Porte ascends to the top of Tour Down Under

Australian Richie Porte, seen in this 2017 TDU file photo, conquered a brutal uphill finish Thursday to claim the third stage and the race leader's jersey in the Tour Down Under.

ADELAIDE, Australia — Australian Richie Porte conquered a brutal uphill finish Thursday to claim the third stage and the race leader's jersey in the Tour Down Under.

Porte, the 2017 TDU winner, made the decisive move for his Trek-Segafredo team in the season's opening UCI tour, to power up the torturous hill climb to the Paracombe finish in the fire-ravaged Adelaide Hills and win the stage by a commanding five seconds.

Australia's Rob Powers (Team Sunweb) just held out Britain's Simon Yates (Mitchelton-Scott) for second, with Australia's Rohan Dennis (Team Ineos) fourth.

South Africa's Daryl Impey, chasing a third straight TDU title for Mitchelton-Scott, finished sixth to lie six seconds behind Porte in the general classification with three stages left to Sunday's finish.

"Hats off to the boys," Porte said. "They did a really good job in controlling it.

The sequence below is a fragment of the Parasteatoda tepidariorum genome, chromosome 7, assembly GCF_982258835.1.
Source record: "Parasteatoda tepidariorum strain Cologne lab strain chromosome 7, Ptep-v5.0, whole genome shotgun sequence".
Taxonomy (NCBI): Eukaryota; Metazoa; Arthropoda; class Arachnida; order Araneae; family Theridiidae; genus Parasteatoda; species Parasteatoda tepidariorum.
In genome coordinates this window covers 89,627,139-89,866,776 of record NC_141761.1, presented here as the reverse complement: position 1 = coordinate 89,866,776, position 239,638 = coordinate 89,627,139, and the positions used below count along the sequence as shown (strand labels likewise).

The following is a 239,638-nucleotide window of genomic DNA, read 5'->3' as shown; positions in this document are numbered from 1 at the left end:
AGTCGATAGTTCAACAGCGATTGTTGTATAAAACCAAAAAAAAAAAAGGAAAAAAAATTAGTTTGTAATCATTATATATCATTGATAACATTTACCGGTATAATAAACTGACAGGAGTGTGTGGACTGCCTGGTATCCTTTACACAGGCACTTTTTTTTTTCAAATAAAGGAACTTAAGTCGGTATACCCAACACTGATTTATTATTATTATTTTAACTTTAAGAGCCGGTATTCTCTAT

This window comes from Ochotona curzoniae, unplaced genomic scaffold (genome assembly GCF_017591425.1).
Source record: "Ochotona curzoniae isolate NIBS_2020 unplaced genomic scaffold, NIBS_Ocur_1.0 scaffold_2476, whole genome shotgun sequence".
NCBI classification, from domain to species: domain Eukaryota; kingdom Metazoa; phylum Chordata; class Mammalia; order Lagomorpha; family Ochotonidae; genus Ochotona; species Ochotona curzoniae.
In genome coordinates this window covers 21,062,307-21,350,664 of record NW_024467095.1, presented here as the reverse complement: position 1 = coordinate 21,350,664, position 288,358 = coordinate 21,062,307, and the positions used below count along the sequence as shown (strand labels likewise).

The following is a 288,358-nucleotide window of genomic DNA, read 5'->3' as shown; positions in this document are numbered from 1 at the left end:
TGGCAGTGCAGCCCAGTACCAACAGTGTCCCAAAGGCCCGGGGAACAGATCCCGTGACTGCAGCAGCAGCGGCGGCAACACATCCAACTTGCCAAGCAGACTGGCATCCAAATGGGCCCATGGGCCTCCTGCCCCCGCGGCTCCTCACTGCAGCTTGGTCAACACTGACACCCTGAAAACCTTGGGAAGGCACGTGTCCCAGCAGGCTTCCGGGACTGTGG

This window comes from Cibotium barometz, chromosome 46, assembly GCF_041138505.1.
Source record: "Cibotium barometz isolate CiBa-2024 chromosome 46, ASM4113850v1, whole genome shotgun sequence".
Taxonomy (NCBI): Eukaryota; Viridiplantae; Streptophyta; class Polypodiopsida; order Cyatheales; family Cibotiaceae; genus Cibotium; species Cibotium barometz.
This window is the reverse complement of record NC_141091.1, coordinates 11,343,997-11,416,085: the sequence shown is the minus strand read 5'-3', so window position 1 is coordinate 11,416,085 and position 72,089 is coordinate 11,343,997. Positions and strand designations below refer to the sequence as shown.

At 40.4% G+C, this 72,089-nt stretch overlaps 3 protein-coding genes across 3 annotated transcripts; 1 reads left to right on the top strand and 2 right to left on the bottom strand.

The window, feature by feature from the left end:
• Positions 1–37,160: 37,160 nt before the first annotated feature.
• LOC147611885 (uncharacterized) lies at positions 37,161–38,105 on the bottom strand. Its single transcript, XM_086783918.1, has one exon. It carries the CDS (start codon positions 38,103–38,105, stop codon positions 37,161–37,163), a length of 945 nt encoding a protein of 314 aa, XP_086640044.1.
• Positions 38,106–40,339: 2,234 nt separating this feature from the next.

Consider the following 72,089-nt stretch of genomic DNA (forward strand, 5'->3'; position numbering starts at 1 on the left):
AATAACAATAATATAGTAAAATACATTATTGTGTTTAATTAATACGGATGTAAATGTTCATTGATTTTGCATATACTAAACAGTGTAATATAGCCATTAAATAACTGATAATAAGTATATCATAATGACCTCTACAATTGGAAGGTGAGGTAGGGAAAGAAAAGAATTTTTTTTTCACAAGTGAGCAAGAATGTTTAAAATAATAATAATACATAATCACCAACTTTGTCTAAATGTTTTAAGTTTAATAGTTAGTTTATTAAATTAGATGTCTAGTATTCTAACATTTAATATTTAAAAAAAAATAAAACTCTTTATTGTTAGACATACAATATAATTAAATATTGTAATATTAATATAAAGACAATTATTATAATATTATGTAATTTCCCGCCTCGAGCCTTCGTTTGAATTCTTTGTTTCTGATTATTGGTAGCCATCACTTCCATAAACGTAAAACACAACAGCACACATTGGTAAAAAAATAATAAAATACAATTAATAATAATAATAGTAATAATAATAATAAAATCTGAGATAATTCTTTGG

"I felt good at the bottom of the climb and got a bit of a gap there. It was just a shame there was such a headwind in the final bit, because we could have really done some damage."

It was a lung-busting surge by Porte up the 1.7-kilometer final ascent, leaving his rivals trailing in his wake.

Impey will need to win time bonuses in the remaining stages for a third straight title.

"It was always going to be a challenge getting close to the guys up here, but to finish in that group at the end, I was pretty chuffed," Impey said.

"I think we're in a great situation. Obviously we'd like to be in the (leader's) jersey, but there's still lots of bonuses to come and lots of opportunities in the race."

It was a courageous effort by Yates to get on to the stage podium after crashing heavily and injuring his left knee in Wednesday's second stage and he occupies fourth spot overall, 11 seconds behind Porte.

"It was alright," Yates said. "It was a little bit stiff in the morning but once we got into it, it started getting better and better."

Dennis, the individual world time trial champion, said his fourth placing was encouraging for the remainder of the race.

"It was a confidence boost ahead of Willunga (final hill stage). I really had to play mind games with myself and I really had to look after myself before that final climb," Dennis said.

"I had (teammate) Dylan van Baarle in front, protecting me, but Richie kicked on the climb and he was just too good."

The stage went through the charred Adelaide Hills district where hundreds of properties were destroyed by raging bushfires last month. — AFP